A Penny Saved: Coppertone '67 Fastback

Sep 13, 2006
854
1,698
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southern PA
So let me tell you how I became a believer. A disciple of the church of Ignaz Schwinn and Al Fritz.
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A dozen or so years ago, when I first started putzing around with old bikes again as an adult, the hype surrounding Sting Rays all but put me off. I mean, they're all just kids' bikes, right? Why should some of these things fetch hundreds and sometimes thousands of dollars, when I can pick up a similar Ross or Murray for the cost of an oil change? And who wants the bike they built to be picked apart by "serious hobbyists" for having the wrong year sissy bar, or the wrong style pedals, or modern, affordable tires instead of rare and pricey 40-year-old rubber that's been meticulously preserved in a moisture-controlled basement?

But I digress.

Though the high-end Sting Ray scene is still a little incomprehensible to me, some things do change. Now, minty Ross and Murray (and other) muscle bikes can go for big money too, depending on model. And on the flip side, patina is in, so it's okay to collect vintage stuff that's NOT minty and therefore more affordable to acquire and more practical to take out and enjoy. But most significantly, my outlook on the hobby has changed. In the last few years, I've played with enough old bicycles to have learned that Schwinns have a certain feel to them that you don't usually find in the other brands, and I'm not as averse to dropping a Benjamin or two on some decent bones to start a project. I've also been riding with a group that has a lot of Stingrays and Krates and Fastbacks, and man, have I been jonesing for a Fastback of my own.

Which brings me to the Trexlertown swap meet last September, where a friend who also happens to be an expert on Schwinns convinced me that I'd be an idiot not to bring home the pile of Coppertone Fastback bits that someone was willing to let go for $125.

And so I bought my own little piece of the Sting Ray mystique, and began to resurrect (but not restore) a kid's toy that's two years older than me. Some of the parts are "wrong," but overall it looks pretty right to me.
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Click here for the build thread.
 
Last edited:
Sep 13, 2006
854
1,698
50
southern PA
For anyone who's interested, here's where I started:
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Used the frame, fork, guard, fenders, wheels, tires, bars, grips, stem, brake calipers. Chain and derailleur were pretty much unusable.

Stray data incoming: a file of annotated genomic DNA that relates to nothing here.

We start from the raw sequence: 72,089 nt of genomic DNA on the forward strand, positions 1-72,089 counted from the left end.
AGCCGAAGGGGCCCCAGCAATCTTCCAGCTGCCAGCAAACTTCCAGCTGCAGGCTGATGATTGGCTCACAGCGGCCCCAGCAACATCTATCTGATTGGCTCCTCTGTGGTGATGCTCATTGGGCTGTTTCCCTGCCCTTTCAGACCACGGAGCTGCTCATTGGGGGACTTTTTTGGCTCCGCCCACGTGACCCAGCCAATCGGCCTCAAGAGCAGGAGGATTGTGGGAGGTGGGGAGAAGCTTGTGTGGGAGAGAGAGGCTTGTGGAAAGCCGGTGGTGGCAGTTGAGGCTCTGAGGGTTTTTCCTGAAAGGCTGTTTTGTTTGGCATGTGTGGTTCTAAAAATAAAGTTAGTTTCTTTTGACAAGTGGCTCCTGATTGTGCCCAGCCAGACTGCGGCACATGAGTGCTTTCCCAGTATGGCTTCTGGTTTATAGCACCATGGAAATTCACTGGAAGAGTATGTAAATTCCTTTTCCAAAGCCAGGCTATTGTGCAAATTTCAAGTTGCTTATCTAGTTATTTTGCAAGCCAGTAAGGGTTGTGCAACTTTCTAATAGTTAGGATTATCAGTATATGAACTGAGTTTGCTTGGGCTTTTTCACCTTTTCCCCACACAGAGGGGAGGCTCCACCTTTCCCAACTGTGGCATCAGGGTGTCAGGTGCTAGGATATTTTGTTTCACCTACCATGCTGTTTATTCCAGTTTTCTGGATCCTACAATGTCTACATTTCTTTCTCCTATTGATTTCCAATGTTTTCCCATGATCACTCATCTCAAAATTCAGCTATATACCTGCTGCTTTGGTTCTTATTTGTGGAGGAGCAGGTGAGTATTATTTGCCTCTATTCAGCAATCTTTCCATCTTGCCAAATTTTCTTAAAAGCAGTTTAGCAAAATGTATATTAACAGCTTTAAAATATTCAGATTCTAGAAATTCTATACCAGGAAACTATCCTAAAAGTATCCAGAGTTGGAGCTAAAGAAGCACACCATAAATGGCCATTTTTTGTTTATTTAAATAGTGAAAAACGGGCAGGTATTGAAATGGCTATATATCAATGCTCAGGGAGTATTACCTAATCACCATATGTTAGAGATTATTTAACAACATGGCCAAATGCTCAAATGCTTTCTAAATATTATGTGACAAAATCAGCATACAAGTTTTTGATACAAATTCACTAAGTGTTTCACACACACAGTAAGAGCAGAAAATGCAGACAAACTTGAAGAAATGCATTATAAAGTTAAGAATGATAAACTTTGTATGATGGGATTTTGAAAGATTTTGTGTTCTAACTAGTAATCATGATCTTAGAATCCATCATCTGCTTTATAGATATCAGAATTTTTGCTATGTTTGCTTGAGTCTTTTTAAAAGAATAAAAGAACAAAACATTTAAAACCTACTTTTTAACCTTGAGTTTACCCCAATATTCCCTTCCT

New tubes from Amazon and cables from Porkchop BMX.
Seat is off a $5 yard sale junker and is quite literally held together with Gorilla Tape.
Seat post, clamp, and sissy from the parts stash in the basement, as were the derailleur and some bits of the brakes.
Brake levers, pedals, some other random hardware robbed off a Collegiate.
Crank from a 24-inch '66 Speedster.
Sprocket is from Fleabay, and at $50 is the most expensive part aside from the original project purchase. Really irks me because I found a better one cheaper a couple weeks later.
Freewheel cluster graciously donated by forum member furyus.
Shifter came with a previously purchased Fastback project and has been modified for 5-speed duty with a cable stop/adjuster off an old set of brakes.
Chain is from Walmart. (Hey, it was late Saturday evening and I couldn't wait for the LBS to open Monday.)

Staring at it now I can't think of anything else, but I'm sure I will remember sources for more parts.

Other possibly notable details of the process:
My attempt to create an alternate Mag sprocket was questionable at best.
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On the other hand, I'm pretty pleased with the results of my attempt to recreate the weathered graphics on the guard.
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I learned that 3-speed and 5-speed Stik Shifters are NOT the same. I was able to make do with what I had on hand, but there's a "right" way to do it, and I bought myself the correct cable stop after the fact because I happened to find it at a bike swap.
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edit: couldn't resist throwing in a ride video :grin:

 
Last edited:
Mar 26, 2012
6,769
13,077
Maplewood, MN
Nice work on keeping the vintage vibe and patina and updating the parts where necessary! A cool muscle bike build. I think our two muscle bike builds would enjoy a cruise together! :)

Your ride vid is also cool. I always look for a ride video at the end of builds; it brings the bike to life!

I personally like this photo the best for your first photo in this post ( the one the admins will select for the Voting Thread). It shows off the bike and colors best without too much distraction. (my cropping is a little tighter, but it would work either way)
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Sep 13, 2006
854
1,698
50
southern PA
I personally like this photo the best for your first photo in this post ( the one the admins will select for the Voting Thread). It shows off the bike and colors best without too much distraction. (my cropping is a little tighter, but it would work either way)
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I think I will take your advice on the photo. I wondered even as I first posted it if the thing with the stairs was too busy.
 
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